First, they came for the washing machines, but I said nothing because I wasn’t in the market for a washing machine. Then they came for steel, but I have no idea what the steel in my car costs, or where it comes from.
But now they are coming for my iPhone, and millions of American consumers are about to tell President Donald Trump whether this time is different — or not.
The stage was set when the administration threatened last week to extend 25% tariffs to all Chinese goods, and by Monday China’s government retaliated, threatening to increase tariffs on $60 billion of U.S. goods exported to the mainland. For the first time, Apple’s AAPL, -5.81% iPhone is threatened — the flagship of the industry that makes the biggest contribution to the U.S. trade deficit with China, and at least one key to making previously-obscure trade disputes tangible to the masses.
Want to know what tariffs cost? Simple. Your iPhone will cost $160 more if Trump follows through on his tariffs, says Morgan Stanley analyst Katy Huberty. And China ain’t paying.
Really, the argument now is about whether tariffs will make China cry uncle — you know, the way Trump’s banks and bondholders have always cried uncle during his 30-year cascade of foreclosures and forced sales. The idea is that the administration thinks Apple suppliers such as Hon Hai will move production to factories in places like Vietnam or India, pressuring China to give in on intellectual-property protection and other issues.
So let’s think about time, and negotiating leverage: Like how much time it takes to build U.S. factories that would accomplish what the Trump administration hopes they would. (On the bright side, the administration seems to have abandoned the idea that tariffs would prompt companies to move simple assembly work back to the U.S. to compete with companies that do have phones made in Asia, but outside China).
Think about the 2020 election, and what consumers would think in the event that Apple confronts a holiday season this fall with tariffs in place.
Think about the fact that Trump is currently sitting on a -7 approval v. disapproval margin, according to Real Clear Politics. Several polls are much worse, and the only one materially better is Rasmussen Reports, rated C+ by FiveThirtyEight for its inaccuracy, partisan lean, and methodological problems. Rasmussen missed the generic party vote in last year’s congressional races by nine points — in guess-which-party’s favor?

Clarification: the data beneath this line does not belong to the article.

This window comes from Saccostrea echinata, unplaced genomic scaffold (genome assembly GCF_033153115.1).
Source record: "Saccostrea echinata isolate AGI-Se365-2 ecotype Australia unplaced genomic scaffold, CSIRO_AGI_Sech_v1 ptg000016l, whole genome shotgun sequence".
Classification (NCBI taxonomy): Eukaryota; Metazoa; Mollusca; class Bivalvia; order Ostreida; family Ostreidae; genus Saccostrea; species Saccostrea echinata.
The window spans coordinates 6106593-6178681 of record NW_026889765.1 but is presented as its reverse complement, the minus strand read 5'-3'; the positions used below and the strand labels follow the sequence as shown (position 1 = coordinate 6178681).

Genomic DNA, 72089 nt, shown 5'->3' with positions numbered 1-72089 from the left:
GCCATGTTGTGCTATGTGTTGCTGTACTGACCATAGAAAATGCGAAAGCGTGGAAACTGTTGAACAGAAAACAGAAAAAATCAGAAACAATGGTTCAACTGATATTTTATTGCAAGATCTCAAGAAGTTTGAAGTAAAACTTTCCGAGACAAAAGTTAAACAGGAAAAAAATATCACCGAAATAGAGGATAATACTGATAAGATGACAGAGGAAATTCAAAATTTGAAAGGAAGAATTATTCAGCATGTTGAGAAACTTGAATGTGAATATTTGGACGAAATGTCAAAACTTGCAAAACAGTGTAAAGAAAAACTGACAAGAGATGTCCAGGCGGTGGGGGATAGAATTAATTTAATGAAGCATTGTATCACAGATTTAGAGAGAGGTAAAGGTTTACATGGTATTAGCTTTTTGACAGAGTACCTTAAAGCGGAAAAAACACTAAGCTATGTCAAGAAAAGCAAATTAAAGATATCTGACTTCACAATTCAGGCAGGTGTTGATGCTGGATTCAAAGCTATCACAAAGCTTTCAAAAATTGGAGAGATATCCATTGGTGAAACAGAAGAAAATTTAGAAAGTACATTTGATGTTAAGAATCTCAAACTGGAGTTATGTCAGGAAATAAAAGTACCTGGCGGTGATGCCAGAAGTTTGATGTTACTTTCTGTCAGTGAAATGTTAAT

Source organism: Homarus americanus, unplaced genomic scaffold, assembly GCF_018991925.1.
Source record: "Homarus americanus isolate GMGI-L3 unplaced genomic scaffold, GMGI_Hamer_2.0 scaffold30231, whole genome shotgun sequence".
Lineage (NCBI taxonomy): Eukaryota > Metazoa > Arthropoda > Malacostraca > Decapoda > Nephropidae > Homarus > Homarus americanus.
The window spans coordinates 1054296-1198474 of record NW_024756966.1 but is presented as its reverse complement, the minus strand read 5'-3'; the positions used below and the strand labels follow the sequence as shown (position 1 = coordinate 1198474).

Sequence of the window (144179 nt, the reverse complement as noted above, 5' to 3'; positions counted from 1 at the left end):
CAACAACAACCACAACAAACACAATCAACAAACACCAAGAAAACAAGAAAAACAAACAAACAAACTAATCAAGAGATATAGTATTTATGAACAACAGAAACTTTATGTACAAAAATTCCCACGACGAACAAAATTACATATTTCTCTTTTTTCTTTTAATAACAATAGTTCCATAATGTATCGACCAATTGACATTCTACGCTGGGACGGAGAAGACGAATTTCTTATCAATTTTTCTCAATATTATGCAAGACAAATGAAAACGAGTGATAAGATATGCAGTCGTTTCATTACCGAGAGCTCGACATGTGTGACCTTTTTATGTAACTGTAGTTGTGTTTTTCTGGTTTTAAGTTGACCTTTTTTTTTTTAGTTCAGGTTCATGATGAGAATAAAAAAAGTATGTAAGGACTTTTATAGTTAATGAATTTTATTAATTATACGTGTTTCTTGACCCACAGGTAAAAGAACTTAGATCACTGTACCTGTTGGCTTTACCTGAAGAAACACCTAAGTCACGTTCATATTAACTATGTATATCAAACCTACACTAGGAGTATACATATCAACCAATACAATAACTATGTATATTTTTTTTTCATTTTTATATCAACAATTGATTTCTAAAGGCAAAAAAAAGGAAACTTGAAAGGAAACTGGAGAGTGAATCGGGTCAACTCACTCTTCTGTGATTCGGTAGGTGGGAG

Think about the fact that China’s leadership, Trump’s negotiating opponent, faces no election, ever, and only indirect popular pressure.
Think about the fact that the one edge Washington politicos believe Trump has in this fight is the perception, incomprehensible to most but persistent, that Trump is an economic wizard. Somehow, Trump actually has a 54-41 approval margin on the economy. That swaying motion you feel is everyone who knows any economics shaking their heads.
Finally, think about the fact that the Standard & Poor’s 500 SPX, -2.41% fell 2.4% Monday and is down 5% since the president began his latest trade fight. And that the selloff is likely to persist as long as the tweets and tariffs do — because back to 2016 the book on Trump has been that his tax-cut plans might stimulate the economy briefly, but his trade policies would more than undo the damage if implemented.
Curiously, Trump seems to become less popular when he actually tries to do his job and behaves less like the reality-show host he long was. His approval rating plunged during the 2017 fight over repealing Obamacare, for example, and even dipped during the talks that led to the tax cut that December.
Those two bills didn’t cost many people real money, especially not in Trump’s own voting coalition. But an estimated 86 million Americans carry iPhones, which they replace often at prices up to $1,000. And Trump responds to signals from the stock market — he’s backed down from trade positions before due to market pressure, including reaching a face-saving deal with Mexico and Canada that hasn’t been approved by Congress.
Do the math. The tariffs will be visible — and visibly paid by Americans, eroding Trump’s already-controversial middle-class-tax-cut brand. The 0.5 percentage-point erosion in U.S. growth that Oxford Economics predicts if tariffs get fully implemented will cut into Trump’s economic-approval rating, the only political card he’s got to reach beyond his base.
Tariffs will delay iPhone replacements, according to Huberty, affecting not just manufacturing assembly jobs overseas but also design and corporate jobs at Apple’s Cupertino headquarters and elsewhere, plus jobs in stores run by Apple, Verizon, T-Mobile and others.
Of course Trump will fold — after salvaging scraps. The only question is how soon he’ll cave and whether that clock begins running before the iPhone tax hits, or after. The 2020 election is 568 days away as of Tuesday.
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